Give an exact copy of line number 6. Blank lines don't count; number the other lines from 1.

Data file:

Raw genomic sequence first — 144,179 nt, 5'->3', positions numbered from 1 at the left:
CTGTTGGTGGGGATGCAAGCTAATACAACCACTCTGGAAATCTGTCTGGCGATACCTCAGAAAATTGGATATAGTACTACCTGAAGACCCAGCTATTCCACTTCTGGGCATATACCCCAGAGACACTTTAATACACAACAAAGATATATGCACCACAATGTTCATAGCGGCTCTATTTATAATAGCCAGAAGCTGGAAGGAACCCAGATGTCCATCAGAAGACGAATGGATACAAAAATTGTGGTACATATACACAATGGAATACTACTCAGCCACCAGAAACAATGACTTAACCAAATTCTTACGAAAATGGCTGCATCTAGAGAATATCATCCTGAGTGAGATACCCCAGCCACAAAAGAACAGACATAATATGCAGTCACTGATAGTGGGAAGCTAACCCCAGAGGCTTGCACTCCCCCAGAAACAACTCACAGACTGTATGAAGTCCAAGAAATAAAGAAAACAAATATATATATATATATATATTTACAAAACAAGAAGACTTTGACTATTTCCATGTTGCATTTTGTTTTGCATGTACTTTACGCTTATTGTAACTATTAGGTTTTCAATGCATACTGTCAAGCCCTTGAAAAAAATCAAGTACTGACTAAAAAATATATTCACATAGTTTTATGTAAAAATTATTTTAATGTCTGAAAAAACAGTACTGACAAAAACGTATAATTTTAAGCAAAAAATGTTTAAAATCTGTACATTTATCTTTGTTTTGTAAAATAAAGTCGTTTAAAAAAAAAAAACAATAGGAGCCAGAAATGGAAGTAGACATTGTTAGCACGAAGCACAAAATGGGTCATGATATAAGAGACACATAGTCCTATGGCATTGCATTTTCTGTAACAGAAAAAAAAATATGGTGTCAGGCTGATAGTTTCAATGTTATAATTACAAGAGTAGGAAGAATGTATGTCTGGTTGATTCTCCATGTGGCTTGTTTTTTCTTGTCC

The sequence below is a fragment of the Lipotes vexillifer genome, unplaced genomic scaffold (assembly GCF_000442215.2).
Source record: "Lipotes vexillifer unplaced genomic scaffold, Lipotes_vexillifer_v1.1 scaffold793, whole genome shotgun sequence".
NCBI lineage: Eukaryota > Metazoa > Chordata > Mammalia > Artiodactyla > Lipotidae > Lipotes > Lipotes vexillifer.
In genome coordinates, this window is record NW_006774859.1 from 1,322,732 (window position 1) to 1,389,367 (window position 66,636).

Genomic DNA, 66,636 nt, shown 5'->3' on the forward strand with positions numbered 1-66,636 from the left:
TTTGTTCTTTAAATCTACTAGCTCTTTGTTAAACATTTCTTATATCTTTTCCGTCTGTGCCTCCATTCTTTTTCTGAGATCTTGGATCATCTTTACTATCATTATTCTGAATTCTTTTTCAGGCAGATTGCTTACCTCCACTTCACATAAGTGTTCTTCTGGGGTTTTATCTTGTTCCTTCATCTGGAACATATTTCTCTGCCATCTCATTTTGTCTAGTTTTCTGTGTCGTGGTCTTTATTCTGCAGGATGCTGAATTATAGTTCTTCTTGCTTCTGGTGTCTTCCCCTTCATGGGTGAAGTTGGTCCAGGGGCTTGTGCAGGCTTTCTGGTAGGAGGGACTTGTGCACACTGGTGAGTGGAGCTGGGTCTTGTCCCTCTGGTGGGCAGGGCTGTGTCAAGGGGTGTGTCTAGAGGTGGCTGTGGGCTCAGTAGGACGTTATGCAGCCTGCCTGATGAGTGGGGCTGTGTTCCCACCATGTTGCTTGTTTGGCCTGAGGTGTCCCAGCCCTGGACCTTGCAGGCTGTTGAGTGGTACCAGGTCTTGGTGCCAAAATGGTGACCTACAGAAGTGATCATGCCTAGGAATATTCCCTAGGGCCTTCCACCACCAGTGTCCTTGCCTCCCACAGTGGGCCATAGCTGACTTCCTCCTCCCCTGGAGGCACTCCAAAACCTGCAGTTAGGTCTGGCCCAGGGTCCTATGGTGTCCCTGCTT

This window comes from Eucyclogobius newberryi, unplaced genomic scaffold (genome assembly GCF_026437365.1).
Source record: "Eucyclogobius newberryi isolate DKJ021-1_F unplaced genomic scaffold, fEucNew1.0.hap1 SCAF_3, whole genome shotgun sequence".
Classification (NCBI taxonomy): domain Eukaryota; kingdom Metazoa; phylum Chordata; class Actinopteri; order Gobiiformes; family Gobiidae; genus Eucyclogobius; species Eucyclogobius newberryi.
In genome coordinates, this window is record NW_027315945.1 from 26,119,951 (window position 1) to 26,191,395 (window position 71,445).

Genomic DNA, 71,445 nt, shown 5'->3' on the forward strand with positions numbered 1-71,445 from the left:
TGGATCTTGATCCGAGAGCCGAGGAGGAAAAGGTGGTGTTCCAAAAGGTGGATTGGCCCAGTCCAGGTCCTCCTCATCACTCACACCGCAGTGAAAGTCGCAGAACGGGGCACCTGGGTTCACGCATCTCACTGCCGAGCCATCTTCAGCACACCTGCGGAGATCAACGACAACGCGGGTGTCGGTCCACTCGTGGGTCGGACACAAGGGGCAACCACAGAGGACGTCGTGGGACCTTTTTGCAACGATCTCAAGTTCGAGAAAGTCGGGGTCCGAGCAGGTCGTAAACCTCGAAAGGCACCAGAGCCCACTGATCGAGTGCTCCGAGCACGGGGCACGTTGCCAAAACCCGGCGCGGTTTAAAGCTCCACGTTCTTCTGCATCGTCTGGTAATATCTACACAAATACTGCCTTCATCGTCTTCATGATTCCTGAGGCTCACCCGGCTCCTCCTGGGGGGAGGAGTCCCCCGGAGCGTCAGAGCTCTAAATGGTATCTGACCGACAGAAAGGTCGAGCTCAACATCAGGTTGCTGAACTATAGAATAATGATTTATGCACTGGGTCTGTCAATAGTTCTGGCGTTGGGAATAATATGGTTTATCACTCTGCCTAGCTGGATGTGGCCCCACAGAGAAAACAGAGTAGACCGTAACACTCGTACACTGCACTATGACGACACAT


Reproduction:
In genome coordinates, this window is record NW_006774859.1 from 1,322,732 (window position 1) to 1,389,367 (window position 66,636).